How did I start

Looking at all the vulnerable machines and platforms, I was excited and confused about where to start. In my opinion, this is something that every fresher experiences. I choose TryHackMe because it had all types of Rooms from beginner to expert in a particular topic in pentesting. It also provides hints, walk-throughs to understand better if you are not sure about how to perform a particular task. I had made my mind to complete at least one room every day which was possible in the first few days. However it got tougher and tougher as I moved on. I constantly worked on it for 200 days at least 20 minutes /day after my college hours. This helped me a lot to gain additional knowledge regarding the attacks.

How Social Media helps to learn

Cybersecurity has a huge community, who is always on its toes to help people in need. There are people who are experts and the best part is that they like sharing their knowledge to people who are interested. You can find these on LinkedIn, Twitter, Youtube, Discord channels, blog posts etc.

Some of the creators who I follow are:

LiverOverflow, Farah Hawa, The XSS Rat, STOK, TomNomNom, Hakluke, Cyber Mentor, John Adams, John Hammond, Loi Liang Yang, Edureka, InsiderPhd,, etc.

Preparation for the CEH Exam

I was worried about how to keep everything in mind, as it is so easy to forget things during exams. For this, I would suggest taking some practice exams before attempting your CEH exam. There are a lot of materials available on google to practice (some are paid and some are free). The best thing to do is join forums and ask for materials from people who have already completed the exam.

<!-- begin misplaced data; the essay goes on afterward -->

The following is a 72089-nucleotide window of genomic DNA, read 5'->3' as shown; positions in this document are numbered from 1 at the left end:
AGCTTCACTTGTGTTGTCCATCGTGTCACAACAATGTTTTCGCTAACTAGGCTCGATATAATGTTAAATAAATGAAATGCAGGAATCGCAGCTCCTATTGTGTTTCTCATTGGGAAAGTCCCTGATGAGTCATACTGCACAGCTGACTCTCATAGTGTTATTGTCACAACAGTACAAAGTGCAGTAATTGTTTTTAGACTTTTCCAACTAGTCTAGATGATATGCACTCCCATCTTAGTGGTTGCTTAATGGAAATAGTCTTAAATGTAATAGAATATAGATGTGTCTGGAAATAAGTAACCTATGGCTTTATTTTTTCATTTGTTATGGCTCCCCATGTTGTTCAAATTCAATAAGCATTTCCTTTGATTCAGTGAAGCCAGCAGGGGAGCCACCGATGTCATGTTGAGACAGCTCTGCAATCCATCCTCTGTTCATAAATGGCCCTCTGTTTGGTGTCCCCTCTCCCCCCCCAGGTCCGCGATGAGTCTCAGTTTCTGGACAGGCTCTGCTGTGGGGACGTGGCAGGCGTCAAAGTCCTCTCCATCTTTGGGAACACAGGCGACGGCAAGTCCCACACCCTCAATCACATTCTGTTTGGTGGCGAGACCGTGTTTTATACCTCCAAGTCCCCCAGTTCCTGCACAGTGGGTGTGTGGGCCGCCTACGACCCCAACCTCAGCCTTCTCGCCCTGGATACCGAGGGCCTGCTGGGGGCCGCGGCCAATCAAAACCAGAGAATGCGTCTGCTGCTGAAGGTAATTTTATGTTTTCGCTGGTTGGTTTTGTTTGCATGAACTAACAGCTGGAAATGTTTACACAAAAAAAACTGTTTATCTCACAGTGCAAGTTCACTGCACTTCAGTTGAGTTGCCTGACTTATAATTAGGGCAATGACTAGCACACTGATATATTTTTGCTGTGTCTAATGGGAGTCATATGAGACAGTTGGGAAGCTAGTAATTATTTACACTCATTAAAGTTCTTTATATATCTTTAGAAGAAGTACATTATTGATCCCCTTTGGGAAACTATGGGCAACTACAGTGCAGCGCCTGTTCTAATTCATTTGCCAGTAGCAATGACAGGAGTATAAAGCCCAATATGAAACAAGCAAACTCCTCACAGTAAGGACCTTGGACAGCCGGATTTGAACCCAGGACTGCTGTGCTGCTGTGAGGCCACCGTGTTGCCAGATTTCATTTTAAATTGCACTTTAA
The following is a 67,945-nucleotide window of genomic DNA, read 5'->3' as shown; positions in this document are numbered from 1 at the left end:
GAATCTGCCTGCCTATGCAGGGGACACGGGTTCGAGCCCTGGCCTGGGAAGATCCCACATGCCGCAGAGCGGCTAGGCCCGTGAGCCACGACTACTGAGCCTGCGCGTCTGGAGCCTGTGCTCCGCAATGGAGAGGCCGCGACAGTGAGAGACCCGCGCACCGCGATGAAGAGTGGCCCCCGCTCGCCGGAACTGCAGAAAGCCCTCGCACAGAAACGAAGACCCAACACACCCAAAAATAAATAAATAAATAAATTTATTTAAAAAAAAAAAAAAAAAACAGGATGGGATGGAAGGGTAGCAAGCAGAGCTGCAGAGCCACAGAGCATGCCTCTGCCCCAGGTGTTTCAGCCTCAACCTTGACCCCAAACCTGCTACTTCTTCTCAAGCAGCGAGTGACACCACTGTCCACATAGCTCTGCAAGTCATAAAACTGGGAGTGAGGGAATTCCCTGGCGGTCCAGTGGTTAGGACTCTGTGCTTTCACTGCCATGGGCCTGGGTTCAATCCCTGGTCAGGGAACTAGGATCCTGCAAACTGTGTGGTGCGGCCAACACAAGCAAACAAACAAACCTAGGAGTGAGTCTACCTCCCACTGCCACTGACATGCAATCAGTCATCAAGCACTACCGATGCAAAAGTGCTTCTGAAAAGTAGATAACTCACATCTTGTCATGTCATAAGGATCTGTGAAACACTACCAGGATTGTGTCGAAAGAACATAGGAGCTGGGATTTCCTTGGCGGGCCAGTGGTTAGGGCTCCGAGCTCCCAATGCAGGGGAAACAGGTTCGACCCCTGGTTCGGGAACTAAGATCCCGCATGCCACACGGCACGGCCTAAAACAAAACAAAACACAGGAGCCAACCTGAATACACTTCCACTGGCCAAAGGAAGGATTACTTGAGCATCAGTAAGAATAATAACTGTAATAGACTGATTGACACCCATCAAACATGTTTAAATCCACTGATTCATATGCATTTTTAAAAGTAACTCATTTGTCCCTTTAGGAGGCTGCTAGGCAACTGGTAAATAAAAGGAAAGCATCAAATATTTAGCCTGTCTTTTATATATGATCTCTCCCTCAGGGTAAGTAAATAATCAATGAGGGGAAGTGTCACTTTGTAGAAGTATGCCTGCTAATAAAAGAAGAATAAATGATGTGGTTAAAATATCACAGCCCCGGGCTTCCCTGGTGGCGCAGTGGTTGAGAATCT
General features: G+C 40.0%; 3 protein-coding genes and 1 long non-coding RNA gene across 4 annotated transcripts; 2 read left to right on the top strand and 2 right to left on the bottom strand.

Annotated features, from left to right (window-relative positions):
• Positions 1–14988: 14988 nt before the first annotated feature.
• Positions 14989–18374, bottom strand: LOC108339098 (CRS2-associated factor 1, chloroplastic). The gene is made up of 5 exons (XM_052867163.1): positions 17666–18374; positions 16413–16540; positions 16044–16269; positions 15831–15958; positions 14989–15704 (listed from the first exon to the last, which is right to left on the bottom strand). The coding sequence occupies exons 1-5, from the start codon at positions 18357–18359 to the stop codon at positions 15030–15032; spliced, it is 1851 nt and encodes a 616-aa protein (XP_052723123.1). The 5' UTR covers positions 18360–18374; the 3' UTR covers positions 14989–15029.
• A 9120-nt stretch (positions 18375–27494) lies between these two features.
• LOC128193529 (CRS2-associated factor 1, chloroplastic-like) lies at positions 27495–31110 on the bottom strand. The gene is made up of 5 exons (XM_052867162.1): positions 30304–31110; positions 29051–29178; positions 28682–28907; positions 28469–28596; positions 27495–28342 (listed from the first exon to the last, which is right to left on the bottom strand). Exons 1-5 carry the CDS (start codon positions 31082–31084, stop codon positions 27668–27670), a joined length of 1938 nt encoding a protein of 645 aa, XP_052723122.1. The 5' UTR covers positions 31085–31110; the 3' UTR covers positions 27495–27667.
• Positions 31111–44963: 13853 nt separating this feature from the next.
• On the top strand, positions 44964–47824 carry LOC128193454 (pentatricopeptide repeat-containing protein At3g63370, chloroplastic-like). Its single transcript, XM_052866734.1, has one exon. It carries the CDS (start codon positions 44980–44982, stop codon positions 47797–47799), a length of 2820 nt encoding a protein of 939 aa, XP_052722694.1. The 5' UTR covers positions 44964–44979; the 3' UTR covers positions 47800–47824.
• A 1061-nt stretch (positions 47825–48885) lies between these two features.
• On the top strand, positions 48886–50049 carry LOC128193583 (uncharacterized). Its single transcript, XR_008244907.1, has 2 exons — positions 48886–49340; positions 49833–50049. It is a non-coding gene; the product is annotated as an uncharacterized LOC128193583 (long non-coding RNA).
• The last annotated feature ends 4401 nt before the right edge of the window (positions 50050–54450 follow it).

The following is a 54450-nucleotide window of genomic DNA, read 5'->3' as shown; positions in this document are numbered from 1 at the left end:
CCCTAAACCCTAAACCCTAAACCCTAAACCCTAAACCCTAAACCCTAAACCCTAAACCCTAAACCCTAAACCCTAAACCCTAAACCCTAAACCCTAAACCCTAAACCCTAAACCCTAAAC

CEH Exam

After all, I took my CEH exam in march 2021 and got certified in my first attempt. The exam was not so easy as I thought it would be. The exam consists of 125 questions that are scenario-based and you will have 4 hours to complete it. You have to score a minimum of 85% that is 100 of 125 correct answers to pass the exam. The CEH website states that you must at-least have 70 percent (88 out of 125) but I have seen few case who couldn’t certify with 74%. Time plays an important role during this exam. My strategy was to complete the questions about which I was sure and then get back to those tricky ones. This had really helped me to manage my time during exam.

To conclude

Most of the people in this field have different opinion about certifications and the cost to get certified. According to me a certification helps you to get started and learn in a structured way. Being CEH certified gave me an upper hand from the rest of applicants who applied during job searching as well as interviews. As much as I have noticed all the entry level jobs requires you to have any certifications and CEH is in every job post as a mandate requirement. I want to continue my certifications journey. I’m currently working on ECSA (EC-Council Certified Security Analyst). This certification is the next one after CEH.

Hopefully, I’ll get ECSA certified by February 2022.